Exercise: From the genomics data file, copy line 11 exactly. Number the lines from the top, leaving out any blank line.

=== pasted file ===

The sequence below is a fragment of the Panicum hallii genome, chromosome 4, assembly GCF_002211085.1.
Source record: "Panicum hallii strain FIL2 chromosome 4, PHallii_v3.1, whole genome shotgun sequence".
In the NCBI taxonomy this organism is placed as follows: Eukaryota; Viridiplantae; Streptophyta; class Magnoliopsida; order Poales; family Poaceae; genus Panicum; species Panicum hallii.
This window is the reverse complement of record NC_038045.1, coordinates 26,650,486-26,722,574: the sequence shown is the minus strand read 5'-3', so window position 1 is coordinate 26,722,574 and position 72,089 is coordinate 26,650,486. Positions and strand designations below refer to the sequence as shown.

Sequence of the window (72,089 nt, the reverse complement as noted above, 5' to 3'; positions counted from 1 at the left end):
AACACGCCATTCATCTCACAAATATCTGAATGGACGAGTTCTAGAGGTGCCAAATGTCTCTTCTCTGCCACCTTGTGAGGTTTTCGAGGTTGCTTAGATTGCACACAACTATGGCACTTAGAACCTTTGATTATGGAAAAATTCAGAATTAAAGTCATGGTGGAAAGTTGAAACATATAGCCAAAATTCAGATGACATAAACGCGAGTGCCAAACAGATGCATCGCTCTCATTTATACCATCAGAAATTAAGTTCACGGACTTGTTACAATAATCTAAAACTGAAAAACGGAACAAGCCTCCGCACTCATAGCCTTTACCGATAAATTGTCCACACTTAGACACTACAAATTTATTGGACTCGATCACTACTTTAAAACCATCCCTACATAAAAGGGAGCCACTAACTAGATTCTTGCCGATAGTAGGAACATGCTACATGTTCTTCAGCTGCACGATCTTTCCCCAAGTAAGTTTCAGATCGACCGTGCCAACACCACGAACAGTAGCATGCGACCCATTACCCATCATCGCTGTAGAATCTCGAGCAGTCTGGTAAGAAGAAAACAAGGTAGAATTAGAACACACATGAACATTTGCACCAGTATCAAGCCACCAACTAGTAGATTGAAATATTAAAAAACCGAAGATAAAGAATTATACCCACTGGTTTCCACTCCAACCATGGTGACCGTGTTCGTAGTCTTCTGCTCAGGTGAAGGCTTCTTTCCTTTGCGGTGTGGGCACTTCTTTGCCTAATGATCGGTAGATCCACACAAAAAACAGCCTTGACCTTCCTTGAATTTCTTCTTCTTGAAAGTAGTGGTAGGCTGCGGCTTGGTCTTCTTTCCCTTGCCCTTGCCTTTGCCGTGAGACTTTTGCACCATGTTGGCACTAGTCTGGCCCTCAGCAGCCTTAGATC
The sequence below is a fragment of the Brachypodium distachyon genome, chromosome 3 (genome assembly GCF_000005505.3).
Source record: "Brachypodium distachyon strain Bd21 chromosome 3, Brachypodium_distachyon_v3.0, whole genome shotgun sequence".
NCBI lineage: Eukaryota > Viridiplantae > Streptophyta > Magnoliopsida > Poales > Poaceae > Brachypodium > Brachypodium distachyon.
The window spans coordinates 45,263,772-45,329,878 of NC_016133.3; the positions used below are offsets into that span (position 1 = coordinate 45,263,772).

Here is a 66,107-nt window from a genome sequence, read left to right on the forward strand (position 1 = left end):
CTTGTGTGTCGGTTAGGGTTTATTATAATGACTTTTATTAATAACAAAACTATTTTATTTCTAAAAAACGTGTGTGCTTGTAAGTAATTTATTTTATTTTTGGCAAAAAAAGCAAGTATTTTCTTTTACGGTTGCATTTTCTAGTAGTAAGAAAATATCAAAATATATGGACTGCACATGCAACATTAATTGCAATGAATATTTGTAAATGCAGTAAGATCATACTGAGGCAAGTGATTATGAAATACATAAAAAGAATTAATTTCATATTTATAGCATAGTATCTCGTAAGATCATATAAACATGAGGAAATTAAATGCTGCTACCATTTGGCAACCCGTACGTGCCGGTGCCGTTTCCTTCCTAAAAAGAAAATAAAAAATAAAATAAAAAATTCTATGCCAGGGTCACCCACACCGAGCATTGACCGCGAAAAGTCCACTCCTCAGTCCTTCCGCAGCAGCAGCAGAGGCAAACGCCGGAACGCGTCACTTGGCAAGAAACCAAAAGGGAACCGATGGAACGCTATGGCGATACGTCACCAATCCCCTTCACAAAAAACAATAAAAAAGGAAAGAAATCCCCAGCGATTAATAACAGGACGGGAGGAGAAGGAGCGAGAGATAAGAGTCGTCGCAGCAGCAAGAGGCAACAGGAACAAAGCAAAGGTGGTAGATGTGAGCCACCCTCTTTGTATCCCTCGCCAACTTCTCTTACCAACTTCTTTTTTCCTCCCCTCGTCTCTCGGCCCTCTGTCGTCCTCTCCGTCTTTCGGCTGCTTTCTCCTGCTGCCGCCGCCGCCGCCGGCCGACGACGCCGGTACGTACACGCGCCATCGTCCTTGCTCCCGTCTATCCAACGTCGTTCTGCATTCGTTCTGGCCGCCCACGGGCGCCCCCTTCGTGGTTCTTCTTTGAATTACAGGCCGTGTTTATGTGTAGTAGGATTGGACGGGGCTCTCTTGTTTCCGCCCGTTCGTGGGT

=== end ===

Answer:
Here is a 66,107-nt window from a genome sequence, read left to right on the forward strand (position 1 = left end):